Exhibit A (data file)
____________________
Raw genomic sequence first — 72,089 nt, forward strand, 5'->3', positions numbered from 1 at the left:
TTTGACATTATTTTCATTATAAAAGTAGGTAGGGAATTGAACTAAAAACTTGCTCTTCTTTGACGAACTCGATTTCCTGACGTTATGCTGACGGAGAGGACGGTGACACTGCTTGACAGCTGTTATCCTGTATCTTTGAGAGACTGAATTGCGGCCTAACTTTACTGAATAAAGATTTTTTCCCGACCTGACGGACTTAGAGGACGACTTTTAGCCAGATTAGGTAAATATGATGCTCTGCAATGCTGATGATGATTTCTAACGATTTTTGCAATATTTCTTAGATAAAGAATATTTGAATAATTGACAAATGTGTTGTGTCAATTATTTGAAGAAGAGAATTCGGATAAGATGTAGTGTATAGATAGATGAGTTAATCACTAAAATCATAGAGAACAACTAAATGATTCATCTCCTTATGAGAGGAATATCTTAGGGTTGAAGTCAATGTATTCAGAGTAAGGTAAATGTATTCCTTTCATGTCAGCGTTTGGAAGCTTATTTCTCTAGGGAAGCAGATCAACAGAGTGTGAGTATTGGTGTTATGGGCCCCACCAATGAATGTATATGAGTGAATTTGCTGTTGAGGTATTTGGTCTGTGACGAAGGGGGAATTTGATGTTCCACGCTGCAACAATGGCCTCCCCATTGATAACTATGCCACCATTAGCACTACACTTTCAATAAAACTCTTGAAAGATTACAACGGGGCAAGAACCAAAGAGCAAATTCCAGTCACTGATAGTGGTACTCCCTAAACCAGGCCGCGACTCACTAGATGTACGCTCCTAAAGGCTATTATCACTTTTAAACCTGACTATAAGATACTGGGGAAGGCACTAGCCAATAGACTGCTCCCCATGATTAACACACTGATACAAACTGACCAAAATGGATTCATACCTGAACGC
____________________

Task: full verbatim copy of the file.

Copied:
Raw genomic sequence first — 72,089 nt, forward strand, 5'->3', positions numbered from 1 at the left:
TTTGACATTATTTTCATTATAAAAGTAGGTAGGGAATTGAACTAAAAACTTGCTCTTCTTTGACGAACTCGATTTCCTGACGTTATGCTGACGGAGAGGACGGTGACACTGCTTGACAGCTGTTATCCTGTATCTTTGAGAGACTGAATTGCGGCCTAACTTTACTGAATAAAGATTTTTTCCCGACCTGACGGACTTAGAGGACGACTTTTAGCCAGATTAGGTAAATATGATGCTCTGCAATGCTGATGATGATTTCTAACGATTTTTGCAATATTTCTTAGATAAAGAATATTTGAATAATTGACAAATGTGTTGTGTCAATTATTTGAAGAAGAGAATTCGGATAAGATGTAGTGTATAGATAGATGAGTTAATCACTAAAATCATAGAGAACAACTAAATGATTCATCTCCTTATGAGAGGAATATCTTAGGGTTGAAGTCAATGTATTCAGAGTAAGGTAAATGTATTCCTTTCATGTCAGCGTTTGGAAGCTTATTTCTCTAGGGAAGCAGATCAACAGAGTGTGAGTATTGGTGTTATGGGCCCCACCAATGAATGTATATGAGTGAATTTGCTGTTGAGGTATTTGGTCTGTGACGAAGGGGGAATTTGATGTTCCACGCTGCAACAATGGCCTCCCCATTGATAACTATGCCACCATTAGCACTACACTTTCAATAAAACTCTTGAAAGATTACAACGGGGCAAGAACCAAAGAGCAAATTCCAGTCACTGATAGTGGTACTCCCTAAACCAGGCCGCGACTCACTAGATGTACGCTCCTAAAGGCTATTATCACTTTTAAACCTGACTATAAGATACTGGGGAAGGCACTAGCCAATAGACTGCTCCCCATGATTAACACACTGATACAAACTGACCAAAATGGATTCATACCTGAACGC